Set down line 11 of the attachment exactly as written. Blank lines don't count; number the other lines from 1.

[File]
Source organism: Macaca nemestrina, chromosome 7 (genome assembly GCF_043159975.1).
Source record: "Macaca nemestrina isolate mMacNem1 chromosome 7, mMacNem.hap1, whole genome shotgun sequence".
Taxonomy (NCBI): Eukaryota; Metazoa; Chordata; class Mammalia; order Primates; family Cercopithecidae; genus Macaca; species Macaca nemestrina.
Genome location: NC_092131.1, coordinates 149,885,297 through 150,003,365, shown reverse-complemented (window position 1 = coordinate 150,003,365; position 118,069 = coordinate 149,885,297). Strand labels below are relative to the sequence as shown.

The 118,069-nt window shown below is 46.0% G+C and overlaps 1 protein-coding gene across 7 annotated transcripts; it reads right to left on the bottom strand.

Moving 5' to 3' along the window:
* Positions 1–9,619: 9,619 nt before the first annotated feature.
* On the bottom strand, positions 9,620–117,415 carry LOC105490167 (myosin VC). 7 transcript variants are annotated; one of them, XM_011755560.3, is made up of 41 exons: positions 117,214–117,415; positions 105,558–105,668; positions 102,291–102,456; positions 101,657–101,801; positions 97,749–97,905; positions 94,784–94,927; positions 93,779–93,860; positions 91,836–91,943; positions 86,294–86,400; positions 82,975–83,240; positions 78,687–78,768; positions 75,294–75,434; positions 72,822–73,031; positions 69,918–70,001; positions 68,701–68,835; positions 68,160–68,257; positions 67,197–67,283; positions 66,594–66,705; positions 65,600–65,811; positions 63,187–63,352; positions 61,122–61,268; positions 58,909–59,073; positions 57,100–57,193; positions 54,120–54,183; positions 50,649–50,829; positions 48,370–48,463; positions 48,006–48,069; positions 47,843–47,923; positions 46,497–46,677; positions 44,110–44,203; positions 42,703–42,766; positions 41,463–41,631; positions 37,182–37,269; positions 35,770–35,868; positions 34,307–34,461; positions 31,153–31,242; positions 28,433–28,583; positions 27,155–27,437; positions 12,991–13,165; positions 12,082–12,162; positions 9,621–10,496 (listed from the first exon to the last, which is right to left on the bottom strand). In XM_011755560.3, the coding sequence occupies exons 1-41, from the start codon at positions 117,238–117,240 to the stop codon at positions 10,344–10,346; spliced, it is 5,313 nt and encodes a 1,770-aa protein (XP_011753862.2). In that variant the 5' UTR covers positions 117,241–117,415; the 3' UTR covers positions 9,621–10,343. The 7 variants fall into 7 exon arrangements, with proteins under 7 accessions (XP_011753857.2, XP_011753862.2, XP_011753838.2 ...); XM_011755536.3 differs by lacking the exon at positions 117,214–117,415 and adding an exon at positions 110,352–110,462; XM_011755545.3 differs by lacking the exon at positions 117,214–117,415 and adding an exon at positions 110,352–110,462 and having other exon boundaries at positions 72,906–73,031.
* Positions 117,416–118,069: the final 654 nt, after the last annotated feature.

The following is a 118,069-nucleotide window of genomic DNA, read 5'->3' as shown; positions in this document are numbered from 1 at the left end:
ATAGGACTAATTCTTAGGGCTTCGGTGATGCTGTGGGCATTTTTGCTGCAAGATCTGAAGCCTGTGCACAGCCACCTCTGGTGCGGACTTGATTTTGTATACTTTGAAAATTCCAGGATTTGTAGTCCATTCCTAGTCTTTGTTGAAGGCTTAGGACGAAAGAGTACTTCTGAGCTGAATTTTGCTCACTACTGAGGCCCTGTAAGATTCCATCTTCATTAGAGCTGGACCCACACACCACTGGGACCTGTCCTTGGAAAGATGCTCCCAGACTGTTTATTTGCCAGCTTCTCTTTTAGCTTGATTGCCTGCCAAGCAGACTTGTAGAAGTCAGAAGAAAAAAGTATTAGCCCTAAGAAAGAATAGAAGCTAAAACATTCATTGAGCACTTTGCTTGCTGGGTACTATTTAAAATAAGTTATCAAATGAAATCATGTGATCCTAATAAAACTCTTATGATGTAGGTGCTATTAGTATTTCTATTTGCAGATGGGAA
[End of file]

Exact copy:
ATAGGACTAATTCTTAGGGCTTCGGTGATGCTGTGGGCATTTTTGCTGCAAGATCTGAAGCCTGTGCACAGCCACCTCTGGTGCGGACTTGATTTTGTATACTTTGAAAATTCCAGGATTTGTAGTCCATTCCTAGTCTTTGTTGAAGGCTTAGGACGAAAGAGTACTTCTGAGCTGAATTTTGCTCACTACTGAGGCCCTGTAAGATTCCATCTTCATTAGAGCTGGACCCACACACCACTGGGACCTGTCCTTGGAAAGATGCTCCCAGACTGTTTATTTGCCAGCTTCTCTTTTAGCTTGATTGCCTGCCAAGCAGACTTGTAGAAGTCAGAAGAAAAAAGTATTAGCCCTAAGAAAGAATAGAAGCTAAAACATTCATTGAGCACTTTGCTTGCTGGGTACTATTTAAAATAAGTTATCAAATGAAATCATGTGATCCTAATAAAACTCTTATGATGTAGGTGCTATTAGTATTTCTATTTGCAGATGGGAA